Original article (in Albanian) was published on 7/01/2024; Author: Ilda Hoxha
A fabricated video featuring the CEO of the Bank of America has been exploited to promote the sale of Donald Trump’s gold coins, even targeting Albanian Facebook users. Faktoje exposed this scam, which also misled numerous supporters of the former president.
Social media posts in Albania claim that the Bank of America’s CEO announced in a TV interview his willingness to trade each of Trump’s gold coins for $100,000.
‘Exclusive announcement: The General Manager of the Bank of America confirmed, in his latest interview on CNBC, that starting from January, he will accept Trump’s gold commemoratives in exchange for money…’, a social media user claimed.
Posts shared on social media
The post includes a video in which Brian Moynihan, the CEO of Bank of America, appears in a CNBC interview, claiming he has coordinated with former President Trump to start exchanging coins from January 1, 2024.
However, several unusual aspects in the video raise questions about its legitimacy. To assess the claims, Faktoje began by scrutinizing specific details in the footage. Upon close examination, it’s evident that the video has been tampered with; the CEO’s face appears distorted at certain points, and occasionally, odd-looking fingers appear in the frame, clashing with the rest of the video’s content.
Additionally, the voice of the Bank’s CEO seems to have been artificially overlaid using deepfake artificial intelligence technology.
In our online investigation, we located the original CNBC interview video with the CEO. This interview, conducted in December 2023, actually features the journalist asking about high-interest rates and economic forecasts. It appears the creators of the manipulated video took this genuine appearance and overlaid it with a fabricated voice, turning it into a source of disinformation.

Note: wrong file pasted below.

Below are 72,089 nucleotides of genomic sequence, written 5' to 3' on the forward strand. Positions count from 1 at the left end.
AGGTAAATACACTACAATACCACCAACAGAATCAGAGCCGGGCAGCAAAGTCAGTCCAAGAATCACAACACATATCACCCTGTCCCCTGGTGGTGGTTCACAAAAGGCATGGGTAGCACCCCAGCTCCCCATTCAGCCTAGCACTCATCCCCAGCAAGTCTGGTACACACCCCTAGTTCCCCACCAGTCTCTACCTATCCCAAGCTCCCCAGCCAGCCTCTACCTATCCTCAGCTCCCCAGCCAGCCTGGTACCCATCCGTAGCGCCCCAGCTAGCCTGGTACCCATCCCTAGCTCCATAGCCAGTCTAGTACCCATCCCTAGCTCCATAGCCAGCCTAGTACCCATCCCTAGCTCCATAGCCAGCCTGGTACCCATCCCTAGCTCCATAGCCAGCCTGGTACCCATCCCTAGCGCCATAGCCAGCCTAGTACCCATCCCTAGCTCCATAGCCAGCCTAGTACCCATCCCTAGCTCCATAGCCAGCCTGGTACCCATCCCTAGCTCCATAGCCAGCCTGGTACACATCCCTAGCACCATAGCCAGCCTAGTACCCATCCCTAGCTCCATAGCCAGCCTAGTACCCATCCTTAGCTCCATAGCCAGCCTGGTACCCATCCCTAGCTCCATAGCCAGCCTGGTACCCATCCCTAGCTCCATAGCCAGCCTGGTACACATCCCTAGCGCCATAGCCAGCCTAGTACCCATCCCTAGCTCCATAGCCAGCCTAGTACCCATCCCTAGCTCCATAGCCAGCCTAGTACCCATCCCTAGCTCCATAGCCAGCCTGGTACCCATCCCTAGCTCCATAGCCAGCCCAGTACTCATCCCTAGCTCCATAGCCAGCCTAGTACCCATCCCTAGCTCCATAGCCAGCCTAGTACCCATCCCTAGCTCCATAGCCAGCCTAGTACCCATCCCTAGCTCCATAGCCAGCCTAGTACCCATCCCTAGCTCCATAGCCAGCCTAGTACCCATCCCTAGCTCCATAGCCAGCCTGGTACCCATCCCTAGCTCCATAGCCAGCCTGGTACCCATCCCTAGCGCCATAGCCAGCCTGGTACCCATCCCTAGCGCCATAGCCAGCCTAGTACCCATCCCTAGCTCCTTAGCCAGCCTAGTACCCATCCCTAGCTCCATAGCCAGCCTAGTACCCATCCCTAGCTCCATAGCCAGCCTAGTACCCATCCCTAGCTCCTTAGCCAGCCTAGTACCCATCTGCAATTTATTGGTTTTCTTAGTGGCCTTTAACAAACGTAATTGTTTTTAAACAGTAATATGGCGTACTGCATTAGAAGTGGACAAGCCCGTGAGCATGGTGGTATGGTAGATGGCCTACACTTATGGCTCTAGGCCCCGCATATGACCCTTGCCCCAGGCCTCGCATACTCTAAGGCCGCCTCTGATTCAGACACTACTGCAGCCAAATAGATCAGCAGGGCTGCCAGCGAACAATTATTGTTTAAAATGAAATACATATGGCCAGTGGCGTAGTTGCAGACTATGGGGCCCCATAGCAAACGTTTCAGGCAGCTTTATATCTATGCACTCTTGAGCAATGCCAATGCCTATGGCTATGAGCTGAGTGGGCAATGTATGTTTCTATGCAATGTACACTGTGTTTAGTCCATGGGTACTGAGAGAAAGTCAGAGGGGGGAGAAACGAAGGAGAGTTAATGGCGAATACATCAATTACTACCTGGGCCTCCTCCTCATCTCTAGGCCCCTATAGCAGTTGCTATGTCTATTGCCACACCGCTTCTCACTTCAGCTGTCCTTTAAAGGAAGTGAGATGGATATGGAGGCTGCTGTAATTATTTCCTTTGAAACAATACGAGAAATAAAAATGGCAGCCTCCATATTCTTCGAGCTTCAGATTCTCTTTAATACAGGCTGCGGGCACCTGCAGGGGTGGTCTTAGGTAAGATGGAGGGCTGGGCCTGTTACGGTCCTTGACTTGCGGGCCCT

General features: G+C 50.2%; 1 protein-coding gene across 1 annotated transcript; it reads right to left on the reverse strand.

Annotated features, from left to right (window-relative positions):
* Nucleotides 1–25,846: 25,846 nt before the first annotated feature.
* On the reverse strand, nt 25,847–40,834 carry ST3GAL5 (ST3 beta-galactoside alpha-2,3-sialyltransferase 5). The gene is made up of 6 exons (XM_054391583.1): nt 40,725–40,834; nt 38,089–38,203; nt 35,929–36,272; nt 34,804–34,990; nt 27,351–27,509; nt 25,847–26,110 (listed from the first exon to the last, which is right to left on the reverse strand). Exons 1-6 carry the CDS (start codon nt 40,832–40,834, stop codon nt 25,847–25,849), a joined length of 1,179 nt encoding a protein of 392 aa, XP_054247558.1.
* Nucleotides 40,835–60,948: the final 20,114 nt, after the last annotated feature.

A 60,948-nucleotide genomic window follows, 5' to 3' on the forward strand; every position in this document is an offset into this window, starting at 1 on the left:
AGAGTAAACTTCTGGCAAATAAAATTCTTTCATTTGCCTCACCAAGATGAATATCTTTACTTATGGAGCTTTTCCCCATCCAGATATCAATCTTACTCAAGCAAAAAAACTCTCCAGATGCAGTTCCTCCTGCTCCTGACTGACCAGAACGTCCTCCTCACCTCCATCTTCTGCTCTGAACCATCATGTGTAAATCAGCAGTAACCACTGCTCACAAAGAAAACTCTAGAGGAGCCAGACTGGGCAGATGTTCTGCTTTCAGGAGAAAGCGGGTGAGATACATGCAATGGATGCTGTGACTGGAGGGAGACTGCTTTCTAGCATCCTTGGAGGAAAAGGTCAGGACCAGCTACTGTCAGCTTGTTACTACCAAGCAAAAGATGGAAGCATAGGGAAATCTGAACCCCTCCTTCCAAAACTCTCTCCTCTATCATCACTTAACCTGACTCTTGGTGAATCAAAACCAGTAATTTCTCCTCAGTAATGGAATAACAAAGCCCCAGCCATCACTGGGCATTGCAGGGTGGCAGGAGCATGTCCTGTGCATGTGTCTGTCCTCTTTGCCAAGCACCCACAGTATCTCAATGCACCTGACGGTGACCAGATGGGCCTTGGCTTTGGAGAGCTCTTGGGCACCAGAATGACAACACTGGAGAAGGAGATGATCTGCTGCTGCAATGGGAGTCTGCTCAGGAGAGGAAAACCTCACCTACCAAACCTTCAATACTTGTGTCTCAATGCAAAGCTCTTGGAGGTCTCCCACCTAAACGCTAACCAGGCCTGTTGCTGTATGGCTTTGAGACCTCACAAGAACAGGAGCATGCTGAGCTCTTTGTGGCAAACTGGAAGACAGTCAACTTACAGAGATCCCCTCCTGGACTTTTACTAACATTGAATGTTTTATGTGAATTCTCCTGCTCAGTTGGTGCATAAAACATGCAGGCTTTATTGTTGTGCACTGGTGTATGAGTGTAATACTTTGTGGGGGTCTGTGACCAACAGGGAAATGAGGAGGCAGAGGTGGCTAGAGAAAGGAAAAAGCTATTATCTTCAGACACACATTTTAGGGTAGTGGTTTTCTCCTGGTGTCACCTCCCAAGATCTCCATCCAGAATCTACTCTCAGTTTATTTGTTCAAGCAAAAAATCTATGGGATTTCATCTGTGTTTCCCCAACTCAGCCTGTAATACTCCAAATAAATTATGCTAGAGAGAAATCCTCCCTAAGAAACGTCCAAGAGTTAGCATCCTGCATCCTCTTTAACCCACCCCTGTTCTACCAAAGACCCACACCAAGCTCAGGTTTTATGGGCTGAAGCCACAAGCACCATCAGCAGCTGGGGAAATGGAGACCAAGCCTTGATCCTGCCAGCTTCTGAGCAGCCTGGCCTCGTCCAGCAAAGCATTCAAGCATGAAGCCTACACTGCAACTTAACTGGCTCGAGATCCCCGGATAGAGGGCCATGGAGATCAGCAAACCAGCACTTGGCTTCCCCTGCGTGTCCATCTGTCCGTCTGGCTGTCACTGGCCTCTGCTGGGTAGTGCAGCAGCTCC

In the actual CNBC interview, there is no mention of exchanging Donald Trump’s coins whatsoever.
Had the Bank’s CEO genuinely made such a statement, it would have been widely covered by other international news outlets. However, our research indicates that there is no such coverage on this topic.
Reports from various international media outlets have highlighted scams related to the sale of these coins to Trump’s Republican supporters, framing them as opportunities to contribute to the former president’s campaign. These scams often target elderly individuals who are misled into trading the coins, purportedly valued at $99, for significantly higher sums, leading them to present these coins at various bank branches.
There’s no proof linking Trump or his associates to the purported scam. However, international media reports highlight the use of AI-generated videos featuring audio that imitates Trump (and in some instances, billionaire Elon Musk) to promote these products.